>It’s not your duty to make bad acts difficult. (It is wise to try to do that, and to be consistent about it.) It is everyone’s duty to refrain from bad acts like stealing cars.

        Ok, this is lucid to some degree, took a while to get here. Sure, I would agree Reid has more of a duty not to make such inane comments in the first place that Republicans have to criticize him for it.

        That’s fairly obvious and you would get no argument from me on that.

        >Reid’s quasi-racist comment just highlights the naked mis-use of the political correctness standard by Democrats as a club to advance their partisan interests.

        Again, this is really obvious and not in contention at all.

        No one, probably not even most liberals, would argue with you on this. I certainly wouldn’t,

        In fact dealing with this obvious double standard was the main thrust of my comment. Not whether or not it exists.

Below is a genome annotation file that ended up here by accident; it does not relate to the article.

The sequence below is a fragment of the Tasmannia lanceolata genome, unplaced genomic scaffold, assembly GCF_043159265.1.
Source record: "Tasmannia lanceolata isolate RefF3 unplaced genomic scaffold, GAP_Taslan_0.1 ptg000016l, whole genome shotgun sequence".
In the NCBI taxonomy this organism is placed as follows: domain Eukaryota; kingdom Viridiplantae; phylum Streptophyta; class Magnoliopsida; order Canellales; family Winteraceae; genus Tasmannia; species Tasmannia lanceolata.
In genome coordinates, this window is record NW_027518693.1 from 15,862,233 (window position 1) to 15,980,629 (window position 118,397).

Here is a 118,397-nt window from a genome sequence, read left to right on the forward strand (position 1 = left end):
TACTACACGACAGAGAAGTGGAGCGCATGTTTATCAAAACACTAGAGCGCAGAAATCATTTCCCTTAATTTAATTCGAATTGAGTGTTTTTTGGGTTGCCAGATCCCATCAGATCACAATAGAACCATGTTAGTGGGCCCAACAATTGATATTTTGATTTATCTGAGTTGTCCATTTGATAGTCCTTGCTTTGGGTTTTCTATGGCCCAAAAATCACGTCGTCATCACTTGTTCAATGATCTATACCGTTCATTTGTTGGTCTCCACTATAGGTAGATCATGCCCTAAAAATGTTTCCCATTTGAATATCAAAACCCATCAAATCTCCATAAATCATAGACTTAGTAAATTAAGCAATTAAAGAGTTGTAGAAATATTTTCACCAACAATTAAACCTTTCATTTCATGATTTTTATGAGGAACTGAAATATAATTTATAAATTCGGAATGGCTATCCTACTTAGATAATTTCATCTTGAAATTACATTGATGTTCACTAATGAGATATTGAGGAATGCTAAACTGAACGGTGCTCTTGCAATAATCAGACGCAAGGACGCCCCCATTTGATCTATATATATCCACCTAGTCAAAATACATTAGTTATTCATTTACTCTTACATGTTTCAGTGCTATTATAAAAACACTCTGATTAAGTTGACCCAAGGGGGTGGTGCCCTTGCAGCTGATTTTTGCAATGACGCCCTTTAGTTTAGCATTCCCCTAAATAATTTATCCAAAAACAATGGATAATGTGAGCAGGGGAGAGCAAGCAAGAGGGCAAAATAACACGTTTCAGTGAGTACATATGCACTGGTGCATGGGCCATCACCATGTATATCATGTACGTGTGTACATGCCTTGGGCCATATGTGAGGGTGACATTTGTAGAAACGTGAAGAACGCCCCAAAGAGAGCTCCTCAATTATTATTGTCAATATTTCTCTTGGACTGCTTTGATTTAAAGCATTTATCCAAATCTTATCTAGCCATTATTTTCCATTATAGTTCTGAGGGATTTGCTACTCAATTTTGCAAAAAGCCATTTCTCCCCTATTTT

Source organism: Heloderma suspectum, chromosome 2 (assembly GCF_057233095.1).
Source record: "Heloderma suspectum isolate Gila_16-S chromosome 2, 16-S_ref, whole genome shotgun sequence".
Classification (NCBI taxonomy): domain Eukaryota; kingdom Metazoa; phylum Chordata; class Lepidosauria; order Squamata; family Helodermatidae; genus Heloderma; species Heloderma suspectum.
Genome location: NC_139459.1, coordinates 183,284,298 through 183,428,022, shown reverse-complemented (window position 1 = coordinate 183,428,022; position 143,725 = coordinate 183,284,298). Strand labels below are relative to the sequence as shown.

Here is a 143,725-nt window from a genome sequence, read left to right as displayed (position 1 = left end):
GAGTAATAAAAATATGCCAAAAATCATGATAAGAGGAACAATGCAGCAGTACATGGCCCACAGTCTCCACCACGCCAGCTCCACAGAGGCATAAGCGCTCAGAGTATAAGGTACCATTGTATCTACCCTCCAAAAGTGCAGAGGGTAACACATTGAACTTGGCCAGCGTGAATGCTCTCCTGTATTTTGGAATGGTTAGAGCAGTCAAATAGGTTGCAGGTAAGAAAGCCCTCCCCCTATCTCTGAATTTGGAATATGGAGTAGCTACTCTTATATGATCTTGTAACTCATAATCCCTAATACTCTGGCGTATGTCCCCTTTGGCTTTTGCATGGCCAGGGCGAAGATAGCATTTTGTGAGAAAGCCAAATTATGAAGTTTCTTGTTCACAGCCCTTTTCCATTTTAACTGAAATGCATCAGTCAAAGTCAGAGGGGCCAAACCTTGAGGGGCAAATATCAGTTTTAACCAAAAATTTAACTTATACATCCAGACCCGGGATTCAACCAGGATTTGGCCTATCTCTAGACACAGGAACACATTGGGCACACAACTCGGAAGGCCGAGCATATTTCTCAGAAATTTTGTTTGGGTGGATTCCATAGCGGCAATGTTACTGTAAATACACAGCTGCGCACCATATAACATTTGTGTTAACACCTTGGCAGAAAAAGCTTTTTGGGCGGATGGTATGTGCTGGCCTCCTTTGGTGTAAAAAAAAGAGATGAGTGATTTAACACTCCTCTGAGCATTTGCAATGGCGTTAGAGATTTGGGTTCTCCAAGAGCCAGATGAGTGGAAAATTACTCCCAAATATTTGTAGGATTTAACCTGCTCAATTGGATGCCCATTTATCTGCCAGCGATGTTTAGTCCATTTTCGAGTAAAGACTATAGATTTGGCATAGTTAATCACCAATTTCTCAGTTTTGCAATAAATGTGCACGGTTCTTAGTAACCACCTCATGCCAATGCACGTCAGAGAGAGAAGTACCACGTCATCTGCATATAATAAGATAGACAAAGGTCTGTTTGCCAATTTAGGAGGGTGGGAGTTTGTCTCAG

>Our goal should be to appeal to the good hearted people who really want racial equality (rather than a racial spoils system) and split them off from the Democrats who use them as tools for partisan advantage. Our slogan should be “one standard for all and true equality for all.”

        Yep, I agree with that. However you aren’t going to split anyone off from anything if you constantly lay down and act like a craven whipping boy every time the Democrats prance up with their stupid “Mommy, Senator Lott said this and it was a bad thing” line.

        To give you an analogy using car keys that actually has some bearing – The next time the some racial freight train is coming down the tracks and the Democrats start their usual whining, speed through the junction and run them over. Don’t just sit there on the tracks and wait to get hit.

        • v person

          “every time the Democrats prance up with their stupid “Mommy, Senator Lott said this and it was a bad thing” line.”

          Rupert, it was the republicans, and particularly Bush, who threw Lott under the bus. If I recall correctly Democrats did not say much of anything. They just enjoyed the wreckage.